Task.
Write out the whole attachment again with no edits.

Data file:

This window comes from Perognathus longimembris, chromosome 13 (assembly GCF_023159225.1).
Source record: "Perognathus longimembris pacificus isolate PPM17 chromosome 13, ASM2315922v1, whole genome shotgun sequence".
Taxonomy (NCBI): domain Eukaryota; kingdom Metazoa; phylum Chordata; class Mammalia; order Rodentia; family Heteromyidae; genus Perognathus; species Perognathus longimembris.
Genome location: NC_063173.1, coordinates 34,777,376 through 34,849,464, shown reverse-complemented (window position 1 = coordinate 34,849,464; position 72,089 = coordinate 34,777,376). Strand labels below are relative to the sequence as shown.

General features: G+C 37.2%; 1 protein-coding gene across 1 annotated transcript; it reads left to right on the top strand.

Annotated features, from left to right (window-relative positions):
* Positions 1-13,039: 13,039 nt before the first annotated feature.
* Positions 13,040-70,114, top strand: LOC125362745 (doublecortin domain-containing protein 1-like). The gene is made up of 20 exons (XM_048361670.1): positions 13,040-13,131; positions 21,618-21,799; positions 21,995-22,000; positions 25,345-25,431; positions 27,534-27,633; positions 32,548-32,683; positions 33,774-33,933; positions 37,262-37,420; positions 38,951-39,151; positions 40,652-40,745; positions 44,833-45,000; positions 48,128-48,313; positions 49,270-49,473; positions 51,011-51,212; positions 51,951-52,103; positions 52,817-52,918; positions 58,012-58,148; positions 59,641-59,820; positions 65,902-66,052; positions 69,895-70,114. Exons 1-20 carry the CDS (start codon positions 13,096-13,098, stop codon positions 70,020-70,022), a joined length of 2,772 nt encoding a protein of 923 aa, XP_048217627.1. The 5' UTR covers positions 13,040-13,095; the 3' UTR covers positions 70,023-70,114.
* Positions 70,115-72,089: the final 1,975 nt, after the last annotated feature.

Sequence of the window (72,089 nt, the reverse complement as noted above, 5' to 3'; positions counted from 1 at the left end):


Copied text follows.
This window comes from Perognathus longimembris, chromosome 13 (assembly GCF_023159225.1).
Source record: "Perognathus longimembris pacificus isolate PPM17 chromosome 13, ASM2315922v1, whole genome shotgun sequence".
Taxonomy (NCBI): domain Eukaryota; kingdom Metazoa; phylum Chordata; class Mammalia; order Rodentia; family Heteromyidae; genus Perognathus; species Perognathus longimembris.
Genome location: NC_063173.1, coordinates 34,777,376 through 34,849,464, shown reverse-complemented (window position 1 = coordinate 34,849,464; position 72,089 = coordinate 34,777,376). Strand labels below are relative to the sequence as shown.

General features: G+C 37.2%; 1 protein-coding gene across 1 annotated transcript; it reads left to right on the top strand.

Annotated features, from left to right (window-relative positions):
* Positions 1-13,039: 13,039 nt before the first annotated feature.
* Positions 13,040-70,114, top strand: LOC125362745 (doublecortin domain-containing protein 1-like). The gene is made up of 20 exons (XM_048361670.1): positions 13,040-13,131; positions 21,618-21,799; positions 21,995-22,000; positions 25,345-25,431; positions 27,534-27,633; positions 32,548-32,683; positions 33,774-33,933; positions 37,262-37,420; positions 38,951-39,151; positions 40,652-40,745; positions 44,833-45,000; positions 48,128-48,313; positions 49,270-49,473; positions 51,011-51,212; positions 51,951-52,103; positions 52,817-52,918; positions 58,012-58,148; positions 59,641-59,820; positions 65,902-66,052; positions 69,895-70,114. Exons 1-20 carry the CDS (start codon positions 13,096-13,098, stop codon positions 70,020-70,022), a joined length of 2,772 nt encoding a protein of 923 aa, XP_048217627.1. The 5' UTR covers positions 13,040-13,095; the 3' UTR covers positions 70,023-70,114.
* Positions 70,115-72,089: the final 1,975 nt, after the last annotated feature.

Sequence of the window (72,089 nt, the reverse complement as noted above, 5' to 3'; positions counted from 1 at the left end):